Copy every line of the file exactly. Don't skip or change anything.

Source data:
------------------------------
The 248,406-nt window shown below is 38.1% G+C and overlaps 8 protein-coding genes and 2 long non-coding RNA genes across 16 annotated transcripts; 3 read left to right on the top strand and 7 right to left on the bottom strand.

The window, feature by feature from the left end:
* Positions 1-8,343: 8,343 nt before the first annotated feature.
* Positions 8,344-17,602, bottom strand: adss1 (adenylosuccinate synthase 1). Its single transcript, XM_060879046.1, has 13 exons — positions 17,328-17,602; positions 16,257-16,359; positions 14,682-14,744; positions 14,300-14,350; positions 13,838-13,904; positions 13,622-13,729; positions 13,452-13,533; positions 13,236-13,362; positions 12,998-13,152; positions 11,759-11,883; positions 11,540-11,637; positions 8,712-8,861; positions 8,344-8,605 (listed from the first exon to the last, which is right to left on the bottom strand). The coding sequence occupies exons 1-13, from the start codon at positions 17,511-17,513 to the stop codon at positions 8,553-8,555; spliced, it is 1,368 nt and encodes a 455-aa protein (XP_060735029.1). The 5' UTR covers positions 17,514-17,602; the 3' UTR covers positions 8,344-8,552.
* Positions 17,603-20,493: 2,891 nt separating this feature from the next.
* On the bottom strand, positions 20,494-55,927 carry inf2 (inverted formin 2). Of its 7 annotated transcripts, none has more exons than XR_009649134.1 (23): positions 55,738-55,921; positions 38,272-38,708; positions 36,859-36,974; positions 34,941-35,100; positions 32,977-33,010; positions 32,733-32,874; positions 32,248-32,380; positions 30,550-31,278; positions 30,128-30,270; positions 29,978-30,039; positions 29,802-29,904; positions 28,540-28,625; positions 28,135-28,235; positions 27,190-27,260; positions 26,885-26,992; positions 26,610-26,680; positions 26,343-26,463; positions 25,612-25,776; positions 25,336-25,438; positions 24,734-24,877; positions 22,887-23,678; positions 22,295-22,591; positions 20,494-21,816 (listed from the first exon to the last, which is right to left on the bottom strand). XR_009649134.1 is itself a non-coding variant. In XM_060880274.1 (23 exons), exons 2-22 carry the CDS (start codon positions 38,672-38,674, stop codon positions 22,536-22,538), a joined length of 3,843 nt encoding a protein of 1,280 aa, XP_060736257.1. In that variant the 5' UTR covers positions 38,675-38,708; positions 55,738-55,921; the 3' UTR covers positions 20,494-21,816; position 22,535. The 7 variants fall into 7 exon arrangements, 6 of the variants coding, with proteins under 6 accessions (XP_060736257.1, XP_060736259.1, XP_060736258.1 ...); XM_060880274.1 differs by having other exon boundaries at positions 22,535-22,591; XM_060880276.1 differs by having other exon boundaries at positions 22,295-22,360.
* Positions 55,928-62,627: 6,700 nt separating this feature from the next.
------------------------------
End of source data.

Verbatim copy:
The 248,406-nt window shown below is 38.1% G+C and overlaps 8 protein-coding genes and 2 long non-coding RNA genes across 16 annotated transcripts; 3 read left to right on the top strand and 7 right to left on the bottom strand.

The window, feature by feature from the left end:
* Positions 1-8,343: 8,343 nt before the first annotated feature.
* Positions 8,344-17,602, bottom strand: adss1 (adenylosuccinate synthase 1). Its single transcript, XM_060879046.1, has 13 exons — positions 17,328-17,602; positions 16,257-16,359; positions 14,682-14,744; positions 14,300-14,350; positions 13,838-13,904; positions 13,622-13,729; positions 13,452-13,533; positions 13,236-13,362; positions 12,998-13,152; positions 11,759-11,883; positions 11,540-11,637; positions 8,712-8,861; positions 8,344-8,605 (listed from the first exon to the last, which is right to left on the bottom strand). The coding sequence occupies exons 1-13, from the start codon at positions 17,511-17,513 to the stop codon at positions 8,553-8,555; spliced, it is 1,368 nt and encodes a 455-aa protein (XP_060735029.1). The 5' UTR covers positions 17,514-17,602; the 3' UTR covers positions 8,344-8,552.
* Positions 17,603-20,493: 2,891 nt separating this feature from the next.
* On the bottom strand, positions 20,494-55,927 carry inf2 (inverted formin 2). Of its 7 annotated transcripts, none has more exons than XR_009649134.1 (23): positions 55,738-55,921; positions 38,272-38,708; positions 36,859-36,974; positions 34,941-35,100; positions 32,977-33,010; positions 32,733-32,874; positions 32,248-32,380; positions 30,550-31,278; positions 30,128-30,270; positions 29,978-30,039; positions 29,802-29,904; positions 28,540-28,625; positions 28,135-28,235; positions 27,190-27,260; positions 26,885-26,992; positions 26,610-26,680; positions 26,343-26,463; positions 25,612-25,776; positions 25,336-25,438; positions 24,734-24,877; positions 22,887-23,678; positions 22,295-22,591; positions 20,494-21,816 (listed from the first exon to the last, which is right to left on the bottom strand). XR_009649134.1 is itself a non-coding variant. In XM_060880274.1 (23 exons), exons 2-22 carry the CDS (start codon positions 38,672-38,674, stop codon positions 22,536-22,538), a joined length of 3,843 nt encoding a protein of 1,280 aa, XP_060736257.1. In that variant the 5' UTR covers positions 38,675-38,708; positions 55,738-55,921; the 3' UTR covers positions 20,494-21,816; position 22,535. The 7 variants fall into 7 exon arrangements, 6 of the variants coding, with proteins under 6 accessions (XP_060736257.1, XP_060736259.1, XP_060736258.1 ...); XM_060880274.1 differs by having other exon boundaries at positions 22,535-22,591; XM_060880276.1 differs by having other exon boundaries at positions 22,295-22,360.
* Positions 55,928-62,627: 6,700 nt separating this feature from the next.